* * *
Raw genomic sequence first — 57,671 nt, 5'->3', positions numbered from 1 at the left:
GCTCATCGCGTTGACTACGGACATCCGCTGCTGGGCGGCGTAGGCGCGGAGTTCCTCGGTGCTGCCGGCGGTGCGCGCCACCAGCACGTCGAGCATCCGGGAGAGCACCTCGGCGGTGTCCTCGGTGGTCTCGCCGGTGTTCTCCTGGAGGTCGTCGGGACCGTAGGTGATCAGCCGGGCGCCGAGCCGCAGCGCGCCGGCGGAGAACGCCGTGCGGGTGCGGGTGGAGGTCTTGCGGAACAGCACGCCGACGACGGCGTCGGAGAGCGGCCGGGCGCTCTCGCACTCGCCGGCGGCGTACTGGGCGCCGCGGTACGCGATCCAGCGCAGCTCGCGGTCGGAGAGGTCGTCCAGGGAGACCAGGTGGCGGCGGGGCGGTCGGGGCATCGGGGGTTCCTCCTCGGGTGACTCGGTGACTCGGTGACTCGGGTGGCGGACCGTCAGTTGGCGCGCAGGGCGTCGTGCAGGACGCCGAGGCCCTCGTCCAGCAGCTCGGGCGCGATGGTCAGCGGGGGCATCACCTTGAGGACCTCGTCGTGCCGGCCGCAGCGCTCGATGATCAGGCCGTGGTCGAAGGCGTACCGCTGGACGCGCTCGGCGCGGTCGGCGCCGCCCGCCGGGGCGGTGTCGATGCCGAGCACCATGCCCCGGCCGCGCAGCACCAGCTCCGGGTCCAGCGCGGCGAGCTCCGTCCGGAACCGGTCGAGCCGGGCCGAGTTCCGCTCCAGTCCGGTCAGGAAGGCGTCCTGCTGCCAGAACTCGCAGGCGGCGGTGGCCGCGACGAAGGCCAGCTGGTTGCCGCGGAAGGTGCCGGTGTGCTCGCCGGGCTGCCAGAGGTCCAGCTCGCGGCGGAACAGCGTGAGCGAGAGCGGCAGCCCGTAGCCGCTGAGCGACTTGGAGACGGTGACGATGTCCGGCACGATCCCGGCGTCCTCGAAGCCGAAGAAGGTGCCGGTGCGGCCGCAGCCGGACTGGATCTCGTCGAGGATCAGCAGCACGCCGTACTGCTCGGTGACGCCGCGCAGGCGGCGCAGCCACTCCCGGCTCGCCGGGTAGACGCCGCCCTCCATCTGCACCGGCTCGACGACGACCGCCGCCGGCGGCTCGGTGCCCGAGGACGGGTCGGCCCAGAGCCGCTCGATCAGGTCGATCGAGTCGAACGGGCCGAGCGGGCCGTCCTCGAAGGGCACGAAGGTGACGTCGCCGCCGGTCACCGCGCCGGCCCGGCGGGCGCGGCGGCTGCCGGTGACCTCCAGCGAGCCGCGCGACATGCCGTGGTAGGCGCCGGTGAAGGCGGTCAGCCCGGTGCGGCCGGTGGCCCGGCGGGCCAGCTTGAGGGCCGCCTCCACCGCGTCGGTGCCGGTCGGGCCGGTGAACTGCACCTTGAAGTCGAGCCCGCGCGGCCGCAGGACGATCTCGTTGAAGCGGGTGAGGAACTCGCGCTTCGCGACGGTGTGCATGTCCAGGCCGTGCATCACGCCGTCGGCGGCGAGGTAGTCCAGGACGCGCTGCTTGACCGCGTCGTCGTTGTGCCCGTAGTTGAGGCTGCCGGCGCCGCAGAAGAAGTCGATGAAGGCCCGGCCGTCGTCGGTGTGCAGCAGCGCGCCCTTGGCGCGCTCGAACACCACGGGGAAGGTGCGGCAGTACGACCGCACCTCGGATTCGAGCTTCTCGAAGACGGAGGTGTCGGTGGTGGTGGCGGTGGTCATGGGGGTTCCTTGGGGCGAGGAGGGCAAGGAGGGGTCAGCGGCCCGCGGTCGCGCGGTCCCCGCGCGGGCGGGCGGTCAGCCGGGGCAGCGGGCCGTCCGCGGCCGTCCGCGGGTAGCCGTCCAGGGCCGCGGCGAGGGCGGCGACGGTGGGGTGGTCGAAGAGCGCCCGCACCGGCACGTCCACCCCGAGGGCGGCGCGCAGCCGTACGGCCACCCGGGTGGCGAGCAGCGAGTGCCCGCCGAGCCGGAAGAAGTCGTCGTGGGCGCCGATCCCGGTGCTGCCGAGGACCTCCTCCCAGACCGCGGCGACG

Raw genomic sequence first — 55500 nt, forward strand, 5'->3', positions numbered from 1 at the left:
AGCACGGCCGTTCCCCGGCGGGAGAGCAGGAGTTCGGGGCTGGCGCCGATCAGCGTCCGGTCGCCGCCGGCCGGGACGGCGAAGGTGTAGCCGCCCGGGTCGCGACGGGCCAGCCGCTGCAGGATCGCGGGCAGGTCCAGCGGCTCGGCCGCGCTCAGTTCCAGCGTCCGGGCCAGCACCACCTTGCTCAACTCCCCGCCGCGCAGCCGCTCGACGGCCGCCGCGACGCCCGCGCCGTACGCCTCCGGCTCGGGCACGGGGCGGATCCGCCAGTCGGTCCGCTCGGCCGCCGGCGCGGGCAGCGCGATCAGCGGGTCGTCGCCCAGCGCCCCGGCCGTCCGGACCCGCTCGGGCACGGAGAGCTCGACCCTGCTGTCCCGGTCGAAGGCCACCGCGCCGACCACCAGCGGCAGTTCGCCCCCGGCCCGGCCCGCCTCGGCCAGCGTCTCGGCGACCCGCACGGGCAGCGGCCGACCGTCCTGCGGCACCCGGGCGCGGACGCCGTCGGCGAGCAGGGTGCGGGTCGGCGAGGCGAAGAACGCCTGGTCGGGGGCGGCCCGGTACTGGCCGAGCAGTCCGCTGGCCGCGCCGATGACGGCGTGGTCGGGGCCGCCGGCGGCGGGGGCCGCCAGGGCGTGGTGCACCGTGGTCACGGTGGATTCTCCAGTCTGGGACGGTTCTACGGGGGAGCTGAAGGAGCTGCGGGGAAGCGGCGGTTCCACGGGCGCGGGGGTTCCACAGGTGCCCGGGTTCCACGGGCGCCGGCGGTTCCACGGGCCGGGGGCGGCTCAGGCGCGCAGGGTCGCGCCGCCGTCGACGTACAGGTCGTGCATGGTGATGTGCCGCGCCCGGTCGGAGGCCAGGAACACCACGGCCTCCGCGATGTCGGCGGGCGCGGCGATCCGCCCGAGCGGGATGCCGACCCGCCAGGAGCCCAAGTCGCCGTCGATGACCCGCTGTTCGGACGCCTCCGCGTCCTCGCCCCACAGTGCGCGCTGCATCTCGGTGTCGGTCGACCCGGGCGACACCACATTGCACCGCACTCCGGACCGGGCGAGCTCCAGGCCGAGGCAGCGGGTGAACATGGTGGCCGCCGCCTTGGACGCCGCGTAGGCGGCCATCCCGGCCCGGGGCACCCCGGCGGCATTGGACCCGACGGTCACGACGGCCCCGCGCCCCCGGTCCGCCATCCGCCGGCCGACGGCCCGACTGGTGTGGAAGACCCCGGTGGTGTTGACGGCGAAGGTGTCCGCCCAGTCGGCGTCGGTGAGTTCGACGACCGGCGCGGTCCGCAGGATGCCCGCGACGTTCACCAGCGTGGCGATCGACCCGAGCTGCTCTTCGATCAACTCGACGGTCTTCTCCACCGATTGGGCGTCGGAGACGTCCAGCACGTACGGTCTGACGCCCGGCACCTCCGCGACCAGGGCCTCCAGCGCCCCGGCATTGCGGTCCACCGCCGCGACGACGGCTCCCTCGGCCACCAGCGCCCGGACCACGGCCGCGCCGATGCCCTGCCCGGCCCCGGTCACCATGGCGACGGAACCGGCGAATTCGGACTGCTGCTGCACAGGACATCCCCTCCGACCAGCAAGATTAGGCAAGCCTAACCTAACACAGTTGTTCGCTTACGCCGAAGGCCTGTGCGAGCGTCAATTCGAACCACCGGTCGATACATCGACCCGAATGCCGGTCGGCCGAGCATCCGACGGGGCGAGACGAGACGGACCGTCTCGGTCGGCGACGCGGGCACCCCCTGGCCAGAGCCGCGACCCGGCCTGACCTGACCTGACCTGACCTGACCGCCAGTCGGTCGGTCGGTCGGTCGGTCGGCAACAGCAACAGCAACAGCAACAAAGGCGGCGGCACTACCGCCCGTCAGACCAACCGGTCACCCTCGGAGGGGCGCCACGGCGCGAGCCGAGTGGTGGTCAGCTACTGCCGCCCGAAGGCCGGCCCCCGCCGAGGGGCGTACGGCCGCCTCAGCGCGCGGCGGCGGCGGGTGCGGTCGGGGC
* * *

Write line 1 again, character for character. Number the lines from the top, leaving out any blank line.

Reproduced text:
Raw genomic sequence first — 57,671 nt, 5'->3', positions numbered from 1 at the left: